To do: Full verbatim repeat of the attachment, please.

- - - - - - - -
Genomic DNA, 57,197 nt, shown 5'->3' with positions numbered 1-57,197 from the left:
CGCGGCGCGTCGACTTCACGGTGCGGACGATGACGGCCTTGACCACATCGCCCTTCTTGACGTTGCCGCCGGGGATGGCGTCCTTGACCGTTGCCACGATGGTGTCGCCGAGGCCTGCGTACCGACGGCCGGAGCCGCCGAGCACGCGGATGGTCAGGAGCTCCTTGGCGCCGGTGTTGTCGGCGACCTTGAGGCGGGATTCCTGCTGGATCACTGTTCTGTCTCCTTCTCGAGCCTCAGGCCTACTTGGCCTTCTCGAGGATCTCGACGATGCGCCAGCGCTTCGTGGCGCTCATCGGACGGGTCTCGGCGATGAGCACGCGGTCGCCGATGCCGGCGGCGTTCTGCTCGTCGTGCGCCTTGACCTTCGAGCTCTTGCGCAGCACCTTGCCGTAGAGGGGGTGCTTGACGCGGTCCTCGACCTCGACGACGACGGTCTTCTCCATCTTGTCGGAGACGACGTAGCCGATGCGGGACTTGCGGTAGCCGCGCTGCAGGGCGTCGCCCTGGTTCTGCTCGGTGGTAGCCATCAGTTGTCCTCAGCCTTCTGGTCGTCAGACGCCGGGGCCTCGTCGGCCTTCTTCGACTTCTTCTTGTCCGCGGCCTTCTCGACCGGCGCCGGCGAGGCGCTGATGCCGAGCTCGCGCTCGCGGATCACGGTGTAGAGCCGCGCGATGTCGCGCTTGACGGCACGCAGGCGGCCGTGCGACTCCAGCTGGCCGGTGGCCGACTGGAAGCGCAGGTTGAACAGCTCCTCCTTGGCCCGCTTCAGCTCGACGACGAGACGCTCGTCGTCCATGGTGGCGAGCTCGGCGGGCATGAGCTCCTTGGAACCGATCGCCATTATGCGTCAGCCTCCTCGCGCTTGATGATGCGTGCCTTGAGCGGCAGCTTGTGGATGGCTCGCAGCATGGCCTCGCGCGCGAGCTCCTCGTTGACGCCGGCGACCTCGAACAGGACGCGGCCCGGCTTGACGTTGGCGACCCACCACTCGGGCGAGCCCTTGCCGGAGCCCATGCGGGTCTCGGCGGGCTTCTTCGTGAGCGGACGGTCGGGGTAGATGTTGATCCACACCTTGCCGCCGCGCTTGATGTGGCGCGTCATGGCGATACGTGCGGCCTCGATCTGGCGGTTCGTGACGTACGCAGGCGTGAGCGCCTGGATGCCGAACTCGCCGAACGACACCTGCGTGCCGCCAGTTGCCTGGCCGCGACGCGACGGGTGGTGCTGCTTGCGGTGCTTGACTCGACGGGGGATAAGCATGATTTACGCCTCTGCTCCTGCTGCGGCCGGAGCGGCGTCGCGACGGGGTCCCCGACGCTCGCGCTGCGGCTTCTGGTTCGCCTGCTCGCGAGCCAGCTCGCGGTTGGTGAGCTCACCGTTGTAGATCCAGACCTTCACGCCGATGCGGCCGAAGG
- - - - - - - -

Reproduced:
Genomic DNA, 57,197 nt, shown 5'->3' with positions numbered 1-57,197 from the left:
CGCGGCGCGTCGACTTCACGGTGCGGACGATGACGGCCTTGACCACATCGCCCTTCTTGACGTTGCCGCCGGGGATGGCGTCCTTGACCGTTGCCACGATGGTGTCGCCGAGGCCTGCGTACCGACGGCCGGAGCCGCCGAGCACGCGGATGGTCAGGAGCTCCTTGGCGCCGGTGTTGTCGGCGACCTTGAGGCGGGATTCCTGCTGGATCACTGTTCTGTCTCCTTCTCGAGCCTCAGGCCTACTTGGCCTTCTCGAGGATCTCGACGATGCGCCAGCGCTTCGTGGCGCTCATCGGACGGGTCTCGGCGATGAGCACGCGGTCGCCGATGCCGGCGGCGTTCTGCTCGTCGTGCGCCTTGACCTTCGAGCTCTTGCGCAGCACCTTGCCGTAGAGGGGGTGCTTGACGCGGTCCTCGACCTCGACGACGACGGTCTTCTCCATCTTGTCGGAGACGACGTAGCCGATGCGGGACTTGCGGTAGCCGCGCTGCAGGGCGTCGCCCTGGTTCTGCTCGGTGGTAGCCATCAGTTGTCCTCAGCCTTCTGGTCGTCAGACGCCGGGGCCTCGTCGGCCTTCTTCGACTTCTTCTTGTCCGCGGCCTTCTCGACCGGCGCCGGCGAGGCGCTGATGCCGAGCTCGCGCTCGCGGATCACGGTGTAGAGCCGCGCGATGTCGCGCTTGACGGCACGCAGGCGGCCGTGCGACTCCAGCTGGCCGGTGGCCGACTGGAAGCGCAGGTTGAACAGCTCCTCCTTGGCCCGCTTCAGCTCGACGACGAGACGCTCGTCGTCCATGGTGGCGAGCTCGGCGGGCATGAGCTCCTTGGAACCGATCGCCATTATGCGTCAGCCTCCTCGCGCTTGATGATGCGTGCCTTGAGCGGCAGCTTGTGGATGGCTCGCAGCATGGCCTCGCGCGCGAGCTCCTCGTTGACGCCGGCGACCTCGAACAGGACGCGGCCCGGCTTGACGTTGGCGACCCACCACTCGGGCGAGCCCTTGCCGGAGCCCATGCGGGTCTCGGCGGGCTTCTTCGTGAGCGGACGGTCGGGGTAGATGTTGATCCACACCTTGCCGCCGCGCTTGATGTGGCGCGTCATGGCGATACGTGCGGCCTCGATCTGGCGGTTCGTGACGTACGCAGGCGTGAGCGCCTGGATGCCGAACTCGCCGAACGACACCTGCGTGCCGCCAGTTGCCTGGCCGCGACGCGACGGGTGGTGCTGCTTGCGGTGCTTGACTCGACGGGGGATAAGCATGATTTACGCCTCTGCTCCTGCTGCGGCCGGAGCGGCGTCGCGACGGGGTCCCCGACGCTCGCGCTGCGGCTTCTGGTTCGCCTGCTCGCGAGCCAGCTCGCGGTTGGTGAGCTCACCGTTGTAGATCCAGACCTTCACGCCGATGCGGCCGAAGG